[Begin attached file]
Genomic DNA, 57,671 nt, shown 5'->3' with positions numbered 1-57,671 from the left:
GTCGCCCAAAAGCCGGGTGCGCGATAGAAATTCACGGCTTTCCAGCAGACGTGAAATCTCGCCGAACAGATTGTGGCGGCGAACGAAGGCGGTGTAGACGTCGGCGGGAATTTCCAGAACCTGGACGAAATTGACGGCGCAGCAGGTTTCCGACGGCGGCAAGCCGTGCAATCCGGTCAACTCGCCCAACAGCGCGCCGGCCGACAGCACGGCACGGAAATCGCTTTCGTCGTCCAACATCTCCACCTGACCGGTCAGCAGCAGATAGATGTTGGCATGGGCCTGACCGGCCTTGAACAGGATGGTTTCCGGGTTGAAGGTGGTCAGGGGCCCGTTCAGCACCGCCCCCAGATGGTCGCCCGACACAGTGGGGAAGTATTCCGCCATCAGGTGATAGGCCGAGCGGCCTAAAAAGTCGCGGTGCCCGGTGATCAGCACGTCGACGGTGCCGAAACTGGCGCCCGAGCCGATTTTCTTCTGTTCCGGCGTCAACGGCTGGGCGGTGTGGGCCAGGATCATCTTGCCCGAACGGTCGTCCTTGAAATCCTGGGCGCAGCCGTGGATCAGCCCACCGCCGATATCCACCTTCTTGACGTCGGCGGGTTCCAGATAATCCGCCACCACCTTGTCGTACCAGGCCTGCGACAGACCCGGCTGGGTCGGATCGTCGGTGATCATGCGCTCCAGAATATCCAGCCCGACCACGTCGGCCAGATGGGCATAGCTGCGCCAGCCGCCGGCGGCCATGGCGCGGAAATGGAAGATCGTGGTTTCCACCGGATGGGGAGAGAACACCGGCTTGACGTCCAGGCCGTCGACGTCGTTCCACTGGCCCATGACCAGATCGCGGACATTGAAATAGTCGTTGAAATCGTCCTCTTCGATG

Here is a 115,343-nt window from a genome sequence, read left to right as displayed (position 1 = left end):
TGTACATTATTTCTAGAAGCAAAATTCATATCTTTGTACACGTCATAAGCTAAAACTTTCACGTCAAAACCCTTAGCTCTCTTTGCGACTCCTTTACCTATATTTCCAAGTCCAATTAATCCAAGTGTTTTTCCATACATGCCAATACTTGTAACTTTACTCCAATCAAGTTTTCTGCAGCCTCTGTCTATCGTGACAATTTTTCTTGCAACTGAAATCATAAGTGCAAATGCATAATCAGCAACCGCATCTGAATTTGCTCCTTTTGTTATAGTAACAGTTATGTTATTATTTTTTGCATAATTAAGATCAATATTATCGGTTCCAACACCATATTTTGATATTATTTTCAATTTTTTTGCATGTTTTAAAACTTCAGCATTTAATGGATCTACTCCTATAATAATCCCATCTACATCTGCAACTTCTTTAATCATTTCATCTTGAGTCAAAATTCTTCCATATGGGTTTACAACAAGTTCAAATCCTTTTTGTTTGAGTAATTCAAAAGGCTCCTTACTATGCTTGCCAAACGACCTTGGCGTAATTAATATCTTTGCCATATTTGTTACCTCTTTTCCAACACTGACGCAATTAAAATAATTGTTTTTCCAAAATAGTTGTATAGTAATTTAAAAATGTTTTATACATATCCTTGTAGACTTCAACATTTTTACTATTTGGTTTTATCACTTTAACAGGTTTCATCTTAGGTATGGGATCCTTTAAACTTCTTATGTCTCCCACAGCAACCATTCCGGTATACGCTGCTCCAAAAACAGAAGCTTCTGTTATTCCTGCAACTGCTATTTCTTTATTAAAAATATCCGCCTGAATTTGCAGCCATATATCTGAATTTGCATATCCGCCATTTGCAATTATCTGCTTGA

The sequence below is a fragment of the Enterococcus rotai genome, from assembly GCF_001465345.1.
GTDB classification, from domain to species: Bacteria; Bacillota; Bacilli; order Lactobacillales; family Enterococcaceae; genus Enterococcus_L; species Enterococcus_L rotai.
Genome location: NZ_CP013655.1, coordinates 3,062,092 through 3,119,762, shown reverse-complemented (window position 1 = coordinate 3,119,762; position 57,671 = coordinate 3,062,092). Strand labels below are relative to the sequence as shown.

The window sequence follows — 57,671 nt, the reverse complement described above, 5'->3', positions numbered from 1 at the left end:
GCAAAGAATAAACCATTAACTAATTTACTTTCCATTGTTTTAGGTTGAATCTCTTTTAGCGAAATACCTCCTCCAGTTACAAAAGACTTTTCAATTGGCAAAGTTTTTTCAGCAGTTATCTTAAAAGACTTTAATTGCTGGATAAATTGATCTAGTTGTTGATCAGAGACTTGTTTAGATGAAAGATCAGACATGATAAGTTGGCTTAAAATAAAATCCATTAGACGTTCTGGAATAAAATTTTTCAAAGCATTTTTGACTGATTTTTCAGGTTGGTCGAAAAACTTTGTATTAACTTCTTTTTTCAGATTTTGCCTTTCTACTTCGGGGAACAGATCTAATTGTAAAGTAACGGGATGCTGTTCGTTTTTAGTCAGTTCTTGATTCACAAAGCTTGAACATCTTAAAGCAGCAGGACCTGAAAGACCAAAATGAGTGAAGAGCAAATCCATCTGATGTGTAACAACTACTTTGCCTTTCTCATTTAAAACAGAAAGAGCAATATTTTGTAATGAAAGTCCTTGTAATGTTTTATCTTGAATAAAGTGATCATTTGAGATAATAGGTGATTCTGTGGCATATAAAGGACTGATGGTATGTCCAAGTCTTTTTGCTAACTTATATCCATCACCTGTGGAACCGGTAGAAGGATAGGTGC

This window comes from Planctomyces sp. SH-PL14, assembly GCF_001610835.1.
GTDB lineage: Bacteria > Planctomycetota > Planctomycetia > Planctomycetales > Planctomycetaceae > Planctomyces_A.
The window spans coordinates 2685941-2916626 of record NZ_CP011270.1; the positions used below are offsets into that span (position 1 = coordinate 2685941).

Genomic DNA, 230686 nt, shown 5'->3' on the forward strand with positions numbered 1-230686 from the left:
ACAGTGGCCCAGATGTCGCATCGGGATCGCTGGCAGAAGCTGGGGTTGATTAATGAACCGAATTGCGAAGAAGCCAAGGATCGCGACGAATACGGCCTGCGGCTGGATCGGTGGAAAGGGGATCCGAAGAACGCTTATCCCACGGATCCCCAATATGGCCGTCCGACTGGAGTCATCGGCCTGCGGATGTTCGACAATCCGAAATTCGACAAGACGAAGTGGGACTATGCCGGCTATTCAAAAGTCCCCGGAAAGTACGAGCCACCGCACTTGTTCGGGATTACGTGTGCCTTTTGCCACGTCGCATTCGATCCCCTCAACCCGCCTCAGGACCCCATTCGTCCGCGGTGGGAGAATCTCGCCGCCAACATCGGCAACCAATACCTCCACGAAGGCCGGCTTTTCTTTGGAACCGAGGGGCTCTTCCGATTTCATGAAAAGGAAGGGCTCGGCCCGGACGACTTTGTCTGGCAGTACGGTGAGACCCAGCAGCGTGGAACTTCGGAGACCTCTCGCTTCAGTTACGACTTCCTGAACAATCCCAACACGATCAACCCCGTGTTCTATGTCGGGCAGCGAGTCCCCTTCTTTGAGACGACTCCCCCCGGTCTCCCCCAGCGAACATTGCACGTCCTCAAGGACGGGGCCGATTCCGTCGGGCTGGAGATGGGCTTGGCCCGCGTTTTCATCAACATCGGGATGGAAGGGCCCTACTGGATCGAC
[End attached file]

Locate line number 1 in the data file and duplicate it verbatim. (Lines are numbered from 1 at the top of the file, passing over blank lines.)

Genomic DNA, 57,671 nt, shown 5'->3' with positions numbered 1-57,671 from the left: